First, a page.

The government could seek, a
the same time, a contempt 0
court citation for failure to obe
the present order. But there wa
no unusual activity at the justic
department, and it appeared th
government would wait and see.
By The Associated Press
Lawmakers in Washington wer
reported yesterday considerjing a
vast school construction progra
as a way out of the federal aid-to-
education snarl in Congress.
After two weeks of closed-doo:
truce efforts, wrangling member
of the House Labor Committee
I found themselves still at odds ove:
religious and Administrative dif
ferences which have blocked direc
federal school assistance fo
months.dThey will begin votini
WHILE SOME members wer
openly doubtful that the commit
tee can agree on any kind of bill,
others were less pessimistic.
If everything else fails, they
said, the controversial issues
could be cut out of aid to euca-
tin by subshtitiitinz a n tion-.
THE WELL-WROUGHT ERN:
Literary Hoax Plot for Amateur Faculty Movie
A fantastic literary hoax, and
an architecturally confused city
provide motion picture material
for a crew of eager University in-
SCENE - "The
in a down town
bar which pro-
ground f or a
scene in their -
They are, (left
to right) Wil-
This group of instructors, prin-
cipally from the English depart-
ment call themselves "The Com-,
pany" and have just finished pro-
ducing a 16 mm black and white
* * *
film on the life of Ern Malley.
ERN MALLEY is the mythical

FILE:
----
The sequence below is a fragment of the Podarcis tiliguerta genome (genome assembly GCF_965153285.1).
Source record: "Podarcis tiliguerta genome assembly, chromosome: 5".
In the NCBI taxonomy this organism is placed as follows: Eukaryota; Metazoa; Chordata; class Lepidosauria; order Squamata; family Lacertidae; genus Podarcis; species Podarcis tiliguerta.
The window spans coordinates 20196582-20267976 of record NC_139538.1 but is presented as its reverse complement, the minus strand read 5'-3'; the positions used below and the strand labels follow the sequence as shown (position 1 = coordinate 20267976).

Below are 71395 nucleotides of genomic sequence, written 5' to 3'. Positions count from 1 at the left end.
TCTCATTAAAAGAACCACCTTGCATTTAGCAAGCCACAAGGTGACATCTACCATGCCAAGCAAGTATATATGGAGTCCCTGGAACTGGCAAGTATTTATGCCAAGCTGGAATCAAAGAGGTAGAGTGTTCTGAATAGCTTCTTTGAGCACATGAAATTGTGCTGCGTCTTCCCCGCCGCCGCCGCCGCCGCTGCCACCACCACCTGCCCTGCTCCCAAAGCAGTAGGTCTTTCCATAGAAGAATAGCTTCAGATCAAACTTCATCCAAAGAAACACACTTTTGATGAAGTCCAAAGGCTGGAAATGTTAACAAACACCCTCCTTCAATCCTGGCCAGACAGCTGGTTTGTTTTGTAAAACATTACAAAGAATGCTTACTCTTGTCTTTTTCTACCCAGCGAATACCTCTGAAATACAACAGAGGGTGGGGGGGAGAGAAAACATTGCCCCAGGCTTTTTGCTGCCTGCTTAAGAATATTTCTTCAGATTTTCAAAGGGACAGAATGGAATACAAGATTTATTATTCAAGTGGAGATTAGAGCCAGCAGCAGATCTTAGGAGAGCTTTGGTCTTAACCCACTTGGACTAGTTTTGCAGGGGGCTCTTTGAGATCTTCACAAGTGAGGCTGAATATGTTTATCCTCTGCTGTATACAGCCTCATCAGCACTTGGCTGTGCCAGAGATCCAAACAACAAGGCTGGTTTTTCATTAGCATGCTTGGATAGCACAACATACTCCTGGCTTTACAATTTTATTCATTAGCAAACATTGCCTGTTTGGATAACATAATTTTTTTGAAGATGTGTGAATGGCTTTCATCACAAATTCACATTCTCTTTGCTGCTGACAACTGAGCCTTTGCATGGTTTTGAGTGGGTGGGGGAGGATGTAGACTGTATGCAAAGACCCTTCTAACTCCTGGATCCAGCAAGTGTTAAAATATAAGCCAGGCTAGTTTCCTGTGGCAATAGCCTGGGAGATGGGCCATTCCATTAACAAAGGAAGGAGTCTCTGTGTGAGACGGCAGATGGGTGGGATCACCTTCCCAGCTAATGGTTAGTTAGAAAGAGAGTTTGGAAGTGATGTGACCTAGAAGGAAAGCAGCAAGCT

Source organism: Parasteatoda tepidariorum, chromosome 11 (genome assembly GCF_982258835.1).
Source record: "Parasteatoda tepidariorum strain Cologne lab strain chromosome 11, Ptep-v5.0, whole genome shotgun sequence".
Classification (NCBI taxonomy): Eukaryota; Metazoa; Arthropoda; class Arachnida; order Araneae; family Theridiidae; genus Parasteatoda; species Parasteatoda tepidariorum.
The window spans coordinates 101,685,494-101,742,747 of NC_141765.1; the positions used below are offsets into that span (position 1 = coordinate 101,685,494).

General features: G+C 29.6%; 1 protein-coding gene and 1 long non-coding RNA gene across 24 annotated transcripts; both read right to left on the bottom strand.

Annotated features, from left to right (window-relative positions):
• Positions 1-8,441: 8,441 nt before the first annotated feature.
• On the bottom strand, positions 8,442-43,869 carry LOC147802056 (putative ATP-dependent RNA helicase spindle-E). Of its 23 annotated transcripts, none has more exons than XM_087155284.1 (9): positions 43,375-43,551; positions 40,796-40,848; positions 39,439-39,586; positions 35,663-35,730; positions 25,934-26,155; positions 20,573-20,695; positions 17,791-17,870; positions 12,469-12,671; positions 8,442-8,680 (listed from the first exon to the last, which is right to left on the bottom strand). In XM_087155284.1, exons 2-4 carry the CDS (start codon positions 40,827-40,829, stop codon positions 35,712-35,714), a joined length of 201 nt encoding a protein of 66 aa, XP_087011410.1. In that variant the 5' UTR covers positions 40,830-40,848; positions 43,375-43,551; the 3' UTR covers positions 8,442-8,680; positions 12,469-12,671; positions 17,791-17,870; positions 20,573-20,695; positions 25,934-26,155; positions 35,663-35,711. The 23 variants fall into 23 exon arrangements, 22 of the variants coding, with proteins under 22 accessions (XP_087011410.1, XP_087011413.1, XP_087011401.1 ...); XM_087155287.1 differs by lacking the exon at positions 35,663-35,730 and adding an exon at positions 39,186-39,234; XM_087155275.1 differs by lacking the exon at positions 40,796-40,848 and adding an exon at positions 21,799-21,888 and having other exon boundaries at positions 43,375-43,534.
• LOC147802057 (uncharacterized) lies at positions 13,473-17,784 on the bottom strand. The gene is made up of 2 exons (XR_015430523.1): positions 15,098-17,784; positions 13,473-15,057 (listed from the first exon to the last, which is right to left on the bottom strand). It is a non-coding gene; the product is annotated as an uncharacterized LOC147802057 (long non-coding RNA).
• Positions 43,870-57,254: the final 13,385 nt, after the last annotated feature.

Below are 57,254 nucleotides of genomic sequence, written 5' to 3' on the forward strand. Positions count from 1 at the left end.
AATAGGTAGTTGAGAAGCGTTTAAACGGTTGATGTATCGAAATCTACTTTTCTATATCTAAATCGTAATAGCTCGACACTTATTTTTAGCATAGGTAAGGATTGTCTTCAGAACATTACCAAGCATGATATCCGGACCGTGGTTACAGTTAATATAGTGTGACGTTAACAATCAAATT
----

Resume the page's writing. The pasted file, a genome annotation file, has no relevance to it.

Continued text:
Australian poet who turned the
dazzled literary world on its ear
for two months in 1945, until it
* * *
was discovered that his "Collec-
tion of Modern Poetry," had been
written by two undergraduate
University students during a single
As producer William Hampton,
instructor in the English depart-
ment, described it, "The two stu-
dents lifted their lines from
every conceivable source, trying
to discredit modern poetry."
The- life of Malley was traced
through letters written as part of
* * *
THE PICTURE, titled "The Well
Wrought Ern," shows how Malley
discovered he had Graves disease,
(a thyroid condition restricted al-
most exclusively to women) and
then whizzed around Australia on
his bicycle rejecting all the "good
things" in life for the sake of his
covers he must die.
OTHER PROPS used included a
student garret room and a local
beer hall, donated by William Den-
houter for the inevitable bar-room
Outside shots were photo-
graphed in the outskirts of town
which, according to Hampton,
bears a striking resemblance to
Australia. No one in "The Com-
pany" has ever been to Austral-
The picture, directed by English
instructor Robert Chapman, was
completed last week. Acting is in
pantomine with sound dubbed in.
The script, in blank verse, was
written by Chapman, and original
music was composed by Harvey
Gloss of the English department.